Columbus Program gives students taste of real world

Anna Duszkiewicz

Cat calls and whistling sounds filled the state prison halls as Victoria Mimms and fellow Kent State students passed through.

Mimms, a senior integrated health studies major, recalled the apprehension she felt when walking among the inmates.

“The men there probably don’t see fairly attractive women very often,” she said.

Mimms’ memories come from last fall when she took part in the Columbus Program in Intergovernmental Issues.

Every fall semester the Columbus Program sends Kent State student interns to work at government offices in Columbus.

The students attend briefings during which they get the chance to talk to people in all areas of government – various elected officials, lobbyists and prison officials among others.

Mimms said the group’s visit to the state prison was, for her, the most memorable briefing of the program.

“We found out how the prison system works and we got the chance to talk to inmates,” she said.

She laughed when she recalled the group’s mode of transportation that day.

“The prison bus picked us up and dropped us off outside the statehouse,” she said.

Vernon Sykes, director of the Columbus Program, said the program provides students with excellent networking opportunities.

“They get a chance to interact with elected officials and business people,” he said.

He said it gives students the opportunity to explore their interests.

“Students change their minds,” Sykes said. “This gives them the chance to explore it while still in school.”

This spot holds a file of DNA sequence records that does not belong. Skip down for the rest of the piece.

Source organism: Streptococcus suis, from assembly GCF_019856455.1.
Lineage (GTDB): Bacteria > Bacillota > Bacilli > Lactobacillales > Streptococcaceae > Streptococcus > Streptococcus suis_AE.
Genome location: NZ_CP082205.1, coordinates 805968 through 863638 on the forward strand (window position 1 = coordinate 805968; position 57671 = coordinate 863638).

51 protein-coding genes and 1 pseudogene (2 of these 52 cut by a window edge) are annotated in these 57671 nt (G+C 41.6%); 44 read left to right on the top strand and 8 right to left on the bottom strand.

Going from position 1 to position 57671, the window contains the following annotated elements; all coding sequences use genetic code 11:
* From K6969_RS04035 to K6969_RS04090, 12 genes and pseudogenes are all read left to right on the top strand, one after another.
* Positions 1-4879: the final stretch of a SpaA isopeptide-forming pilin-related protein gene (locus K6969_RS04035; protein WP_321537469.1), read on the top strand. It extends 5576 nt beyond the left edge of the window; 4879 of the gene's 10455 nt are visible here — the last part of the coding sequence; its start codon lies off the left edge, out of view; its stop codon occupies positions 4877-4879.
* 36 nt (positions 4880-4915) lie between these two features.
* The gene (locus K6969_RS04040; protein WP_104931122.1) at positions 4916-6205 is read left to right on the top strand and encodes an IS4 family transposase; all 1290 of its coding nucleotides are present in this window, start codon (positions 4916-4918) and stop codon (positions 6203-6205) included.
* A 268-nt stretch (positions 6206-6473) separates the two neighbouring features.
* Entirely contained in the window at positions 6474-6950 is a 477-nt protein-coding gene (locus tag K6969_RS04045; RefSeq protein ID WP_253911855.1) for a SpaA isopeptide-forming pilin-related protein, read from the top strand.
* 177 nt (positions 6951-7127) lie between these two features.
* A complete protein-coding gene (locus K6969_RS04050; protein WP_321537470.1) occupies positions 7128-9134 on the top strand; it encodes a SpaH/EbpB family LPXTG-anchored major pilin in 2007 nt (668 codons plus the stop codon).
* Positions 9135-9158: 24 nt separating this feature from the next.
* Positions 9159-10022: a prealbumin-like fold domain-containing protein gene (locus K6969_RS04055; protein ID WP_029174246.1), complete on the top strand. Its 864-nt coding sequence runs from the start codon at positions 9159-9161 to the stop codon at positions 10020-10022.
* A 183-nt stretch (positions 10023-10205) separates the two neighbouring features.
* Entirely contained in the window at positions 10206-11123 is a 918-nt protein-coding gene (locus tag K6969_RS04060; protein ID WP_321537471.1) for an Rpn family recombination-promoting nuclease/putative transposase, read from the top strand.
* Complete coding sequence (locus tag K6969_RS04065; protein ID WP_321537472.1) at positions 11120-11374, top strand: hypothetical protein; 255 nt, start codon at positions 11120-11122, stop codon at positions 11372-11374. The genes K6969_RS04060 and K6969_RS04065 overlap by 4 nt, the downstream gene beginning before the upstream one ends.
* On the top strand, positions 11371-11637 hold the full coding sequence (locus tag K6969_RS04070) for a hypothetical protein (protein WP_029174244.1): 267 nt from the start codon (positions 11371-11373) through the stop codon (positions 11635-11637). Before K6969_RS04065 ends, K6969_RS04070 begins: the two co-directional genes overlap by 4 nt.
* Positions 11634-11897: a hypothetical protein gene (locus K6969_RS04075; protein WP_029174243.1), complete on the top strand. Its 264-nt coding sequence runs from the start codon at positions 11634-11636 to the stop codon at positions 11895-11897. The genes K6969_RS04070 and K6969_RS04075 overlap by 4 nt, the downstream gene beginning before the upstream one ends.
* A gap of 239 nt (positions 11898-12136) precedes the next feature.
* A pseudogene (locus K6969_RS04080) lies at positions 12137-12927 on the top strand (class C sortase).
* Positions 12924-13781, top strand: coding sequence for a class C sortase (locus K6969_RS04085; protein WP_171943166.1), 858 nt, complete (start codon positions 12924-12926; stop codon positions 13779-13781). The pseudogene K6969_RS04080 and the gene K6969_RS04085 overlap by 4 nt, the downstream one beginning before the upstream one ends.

Sykes said students in the program earn 15 credit hours while gaining professional experience in their field of study.

“They live and work in a professional environment, and they’re dressed and treated as professionals,” Sykes said.

Room and board price in Columbus is the same as living on campus, and students from all majors can apply for the program.

“It’s not only political science majors,” Sykes said. “In fact, most of the students who participate in the program are not political science majors.”

Columbus program assistant Kathleen Loughry said internships are customized to fit the student.

“We sit down and talk to the students beforehand and ask where they want to go, what they want to do beyond this.”

A public relations major, for example, may work for a marketing firm, Loughry said.

There’s a rolling admission for the program, but Sykes said he encourages students to apply before March.

“The sooner you apply, the stronger consideration you get with us,” he said.

He said early applications also help students with the selection of their internship, housing arrangements and scheduling of classes.

Kent State alumna Jennifer Guerrieri, who participated in the program in the fall of 2006, said she never had a big interest in politics.

“To be honest, if you would have asked me when I was a freshman if I would do a political program, I’d say no,” she said. “It wasn’t anything I’d even think twice about.”

But, she said, politics affects people even if they don’t like it.

“It will affect you no matter what,” Guerrieri said.

She said the Columbus Program helps students understand how much it affects them.

“You can like it or not like it,” she said. “But the fact that you understand how it affects everything you’re going to be doing is something that’s going to be really advantageous to you in the future.”

She said she recommends it to everyone, including people with no interest in politics or the government.

“Everything touches government in one way or another,” she said. “Whether you’re a teacher, doctor, or graphic designer; there’s a little bit of everything in government.”

Sykes said a semester in the Columbus Program is different than any other semester.

“It’s intense,” he said. “You’re practicing your profession three full days a week.”

Sykes said students have a hard time coming back to Kent.

“They’re treated as professionals and live in that environment for a semester, and once they do, they’re spoiled,” Sykes said. “They love it.”

Contact College of Arts and Sciences reporter Anna Duszkiewicz at [email protected].